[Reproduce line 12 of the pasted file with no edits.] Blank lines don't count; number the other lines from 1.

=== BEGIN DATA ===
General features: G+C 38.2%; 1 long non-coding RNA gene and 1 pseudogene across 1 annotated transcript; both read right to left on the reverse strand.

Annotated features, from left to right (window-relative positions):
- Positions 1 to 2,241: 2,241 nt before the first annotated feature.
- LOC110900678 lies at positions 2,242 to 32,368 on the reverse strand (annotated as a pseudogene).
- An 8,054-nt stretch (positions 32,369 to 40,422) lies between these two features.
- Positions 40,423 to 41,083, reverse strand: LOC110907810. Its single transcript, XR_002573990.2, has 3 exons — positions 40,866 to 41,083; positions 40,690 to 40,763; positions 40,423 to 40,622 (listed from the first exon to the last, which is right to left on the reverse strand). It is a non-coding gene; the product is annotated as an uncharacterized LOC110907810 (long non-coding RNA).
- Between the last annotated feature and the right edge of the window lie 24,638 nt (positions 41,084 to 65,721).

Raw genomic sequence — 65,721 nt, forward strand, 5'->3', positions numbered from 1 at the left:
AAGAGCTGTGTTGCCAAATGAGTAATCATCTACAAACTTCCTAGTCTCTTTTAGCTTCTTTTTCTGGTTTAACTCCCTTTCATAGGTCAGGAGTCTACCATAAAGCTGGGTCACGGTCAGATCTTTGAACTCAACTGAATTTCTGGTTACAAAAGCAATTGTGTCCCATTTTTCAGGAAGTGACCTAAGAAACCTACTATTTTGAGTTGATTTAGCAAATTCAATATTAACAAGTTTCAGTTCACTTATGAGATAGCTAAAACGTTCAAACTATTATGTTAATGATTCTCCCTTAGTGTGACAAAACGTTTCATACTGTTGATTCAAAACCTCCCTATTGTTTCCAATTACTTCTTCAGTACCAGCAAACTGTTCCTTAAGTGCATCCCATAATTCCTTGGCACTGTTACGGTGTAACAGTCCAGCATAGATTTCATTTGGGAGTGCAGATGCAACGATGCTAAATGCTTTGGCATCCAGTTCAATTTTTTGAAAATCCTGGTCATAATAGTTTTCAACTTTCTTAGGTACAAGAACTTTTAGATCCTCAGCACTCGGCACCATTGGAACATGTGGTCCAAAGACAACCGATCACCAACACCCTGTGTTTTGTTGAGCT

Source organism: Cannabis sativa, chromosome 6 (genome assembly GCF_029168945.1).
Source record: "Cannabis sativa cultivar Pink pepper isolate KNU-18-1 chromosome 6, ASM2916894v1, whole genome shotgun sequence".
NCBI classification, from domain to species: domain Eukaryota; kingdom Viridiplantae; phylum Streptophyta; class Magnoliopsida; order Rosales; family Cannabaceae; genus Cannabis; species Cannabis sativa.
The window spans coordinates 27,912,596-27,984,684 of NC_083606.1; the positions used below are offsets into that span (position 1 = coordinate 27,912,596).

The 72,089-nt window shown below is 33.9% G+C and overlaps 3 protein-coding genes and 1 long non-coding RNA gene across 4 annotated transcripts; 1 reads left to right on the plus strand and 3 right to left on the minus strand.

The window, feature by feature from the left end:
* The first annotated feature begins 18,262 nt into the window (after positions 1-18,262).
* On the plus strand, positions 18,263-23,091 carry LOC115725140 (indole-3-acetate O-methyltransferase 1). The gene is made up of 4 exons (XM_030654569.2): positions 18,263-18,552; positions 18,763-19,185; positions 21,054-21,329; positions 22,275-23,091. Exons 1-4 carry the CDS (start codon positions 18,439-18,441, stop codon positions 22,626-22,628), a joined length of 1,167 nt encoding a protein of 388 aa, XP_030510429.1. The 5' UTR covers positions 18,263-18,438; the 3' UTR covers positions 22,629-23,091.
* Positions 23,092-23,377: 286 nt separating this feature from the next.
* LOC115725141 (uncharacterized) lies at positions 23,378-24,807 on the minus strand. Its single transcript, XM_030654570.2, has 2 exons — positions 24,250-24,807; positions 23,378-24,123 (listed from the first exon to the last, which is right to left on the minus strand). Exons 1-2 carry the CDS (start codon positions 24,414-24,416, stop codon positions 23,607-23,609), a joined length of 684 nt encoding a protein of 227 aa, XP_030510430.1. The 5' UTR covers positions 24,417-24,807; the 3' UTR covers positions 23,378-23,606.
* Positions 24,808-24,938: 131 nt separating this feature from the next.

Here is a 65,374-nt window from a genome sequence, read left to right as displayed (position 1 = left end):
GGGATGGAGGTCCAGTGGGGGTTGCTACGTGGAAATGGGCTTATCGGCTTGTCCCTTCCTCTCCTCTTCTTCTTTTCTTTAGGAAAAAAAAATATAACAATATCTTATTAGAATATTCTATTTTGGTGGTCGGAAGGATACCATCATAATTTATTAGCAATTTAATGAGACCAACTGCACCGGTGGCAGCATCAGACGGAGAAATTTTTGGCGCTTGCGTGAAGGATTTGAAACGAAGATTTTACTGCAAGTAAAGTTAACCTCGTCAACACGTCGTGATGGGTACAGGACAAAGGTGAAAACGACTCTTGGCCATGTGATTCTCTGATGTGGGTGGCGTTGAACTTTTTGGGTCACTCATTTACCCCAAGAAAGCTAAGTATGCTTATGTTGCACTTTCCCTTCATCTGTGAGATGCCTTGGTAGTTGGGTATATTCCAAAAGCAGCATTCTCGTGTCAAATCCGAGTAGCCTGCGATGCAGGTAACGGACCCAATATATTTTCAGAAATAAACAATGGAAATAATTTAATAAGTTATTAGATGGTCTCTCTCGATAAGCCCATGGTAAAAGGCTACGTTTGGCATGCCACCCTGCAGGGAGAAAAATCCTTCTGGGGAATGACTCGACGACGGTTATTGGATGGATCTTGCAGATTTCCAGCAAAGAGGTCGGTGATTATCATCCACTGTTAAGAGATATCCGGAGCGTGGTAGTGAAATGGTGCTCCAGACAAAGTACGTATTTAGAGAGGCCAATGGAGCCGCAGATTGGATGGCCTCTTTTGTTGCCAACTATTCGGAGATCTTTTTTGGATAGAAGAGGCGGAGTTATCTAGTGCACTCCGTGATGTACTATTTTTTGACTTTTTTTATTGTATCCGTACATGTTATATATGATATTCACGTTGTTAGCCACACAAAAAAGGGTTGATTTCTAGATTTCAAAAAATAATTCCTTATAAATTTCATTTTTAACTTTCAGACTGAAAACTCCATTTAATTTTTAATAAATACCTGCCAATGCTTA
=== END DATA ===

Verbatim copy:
NCBI classification, from domain to species: domain Eukaryota; kingdom Viridiplantae; phylum Streptophyta; class Magnoliopsida; order Rosales; family Cannabaceae; genus Cannabis; species Cannabis sativa.